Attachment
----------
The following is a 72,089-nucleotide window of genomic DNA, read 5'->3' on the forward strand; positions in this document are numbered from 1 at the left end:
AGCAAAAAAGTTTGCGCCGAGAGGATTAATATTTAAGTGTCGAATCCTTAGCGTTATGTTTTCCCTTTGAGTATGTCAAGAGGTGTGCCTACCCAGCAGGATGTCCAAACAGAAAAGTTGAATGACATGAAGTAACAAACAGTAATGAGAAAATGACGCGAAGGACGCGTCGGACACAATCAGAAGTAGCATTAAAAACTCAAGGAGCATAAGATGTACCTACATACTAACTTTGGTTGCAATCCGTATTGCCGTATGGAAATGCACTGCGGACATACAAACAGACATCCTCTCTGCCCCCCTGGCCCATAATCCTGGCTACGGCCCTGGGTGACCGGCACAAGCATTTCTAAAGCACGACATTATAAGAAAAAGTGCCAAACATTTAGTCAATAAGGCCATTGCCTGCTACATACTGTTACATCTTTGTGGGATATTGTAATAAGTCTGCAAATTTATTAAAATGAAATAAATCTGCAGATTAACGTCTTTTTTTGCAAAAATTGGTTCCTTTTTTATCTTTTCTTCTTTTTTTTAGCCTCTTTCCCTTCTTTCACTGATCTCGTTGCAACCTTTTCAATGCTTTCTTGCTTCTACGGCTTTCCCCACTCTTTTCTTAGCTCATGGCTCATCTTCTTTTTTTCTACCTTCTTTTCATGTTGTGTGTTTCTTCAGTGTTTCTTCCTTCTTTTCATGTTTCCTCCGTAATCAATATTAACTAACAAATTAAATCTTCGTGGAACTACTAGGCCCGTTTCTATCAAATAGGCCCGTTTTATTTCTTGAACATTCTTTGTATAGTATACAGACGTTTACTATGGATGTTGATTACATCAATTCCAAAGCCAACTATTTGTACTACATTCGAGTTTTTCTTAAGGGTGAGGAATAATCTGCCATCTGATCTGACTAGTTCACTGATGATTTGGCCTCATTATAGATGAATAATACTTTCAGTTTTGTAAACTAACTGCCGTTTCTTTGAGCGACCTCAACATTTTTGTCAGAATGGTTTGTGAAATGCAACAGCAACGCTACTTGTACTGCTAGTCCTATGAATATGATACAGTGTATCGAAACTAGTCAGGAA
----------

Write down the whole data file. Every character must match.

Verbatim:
The following is a 72,089-nucleotide window of genomic DNA, read 5'->3' on the forward strand; positions in this document are numbered from 1 at the left end:
AGCAAAAAAGTTTGCGCCGAGAGGATTAATATTTAAGTGTCGAATCCTTAGCGTTATGTTTTCCCTTTGAGTATGTCAAGAGGTGTGCCTACCCAGCAGGATGTCCAAACAGAAAAGTTGAATGACATGAAGTAACAAACAGTAATGAGAAAATGACGCGAAGGACGCGTCGGACACAATCAGAAGTAGCATTAAAAACTCAAGGAGCATAAGATGTACCTACATACTAACTTTGGTTGCAATCCGTATTGCCGTATGGAAATGCACTGCGGACATACAAACAGACATCCTCTCTGCCCCCCTGGCCCATAATCCTGGCTACGGCCCTGGGTGACCGGCACAAGCATTTCTAAAGCACGACATTATAAGAAAAAGTGCCAAACATTTAGTCAATAAGGCCATTGCCTGCTACATACTGTTACATCTTTGTGGGATATTGTAATAAGTCTGCAAATTTATTAAAATGAAATAAATCTGCAGATTAACGTCTTTTTTTGCAAAAATTGGTTCCTTTTTTATCTTTTCTTCTTTTTTTTAGCCTCTTTCCCTTCTTTCACTGATCTCGTTGCAACCTTTTCAATGCTTTCTTGCTTCTACGGCTTTCCCCACTCTTTTCTTAGCTCATGGCTCATCTTCTTTTTTTCTACCTTCTTTTCATGTTGTGTGTTTCTTCAGTGTTTCTTCCTTCTTTTCATGTTTCCTCCGTAATCAATATTAACTAACAAATTAAATCTTCGTGGAACTACTAGGCCCGTTTCTATCAAATAGGCCCGTTTTATTTCTTGAACATTCTTTGTATAGTATACAGACGTTTACTATGGATGTTGATTACATCAATTCCAAAGCCAACTATTTGTACTACATTCGAGTTTTTCTTAAGGGTGAGGAATAATCTGCCATCTGATCTGACTAGTTCACTGATGATTTGGCCTCATTATAGATGAATAATACTTTCAGTTTTGTAAACTAACTGCCGTTTCTTTGAGCGACCTCAACATTTTTGTCAGAATGGTTTGTGAAATGCAACAGCAACGCTACTTGTACTGCTAGTCCTATGAATATGATACAGTGTATCGAAACTAGTCAGGAA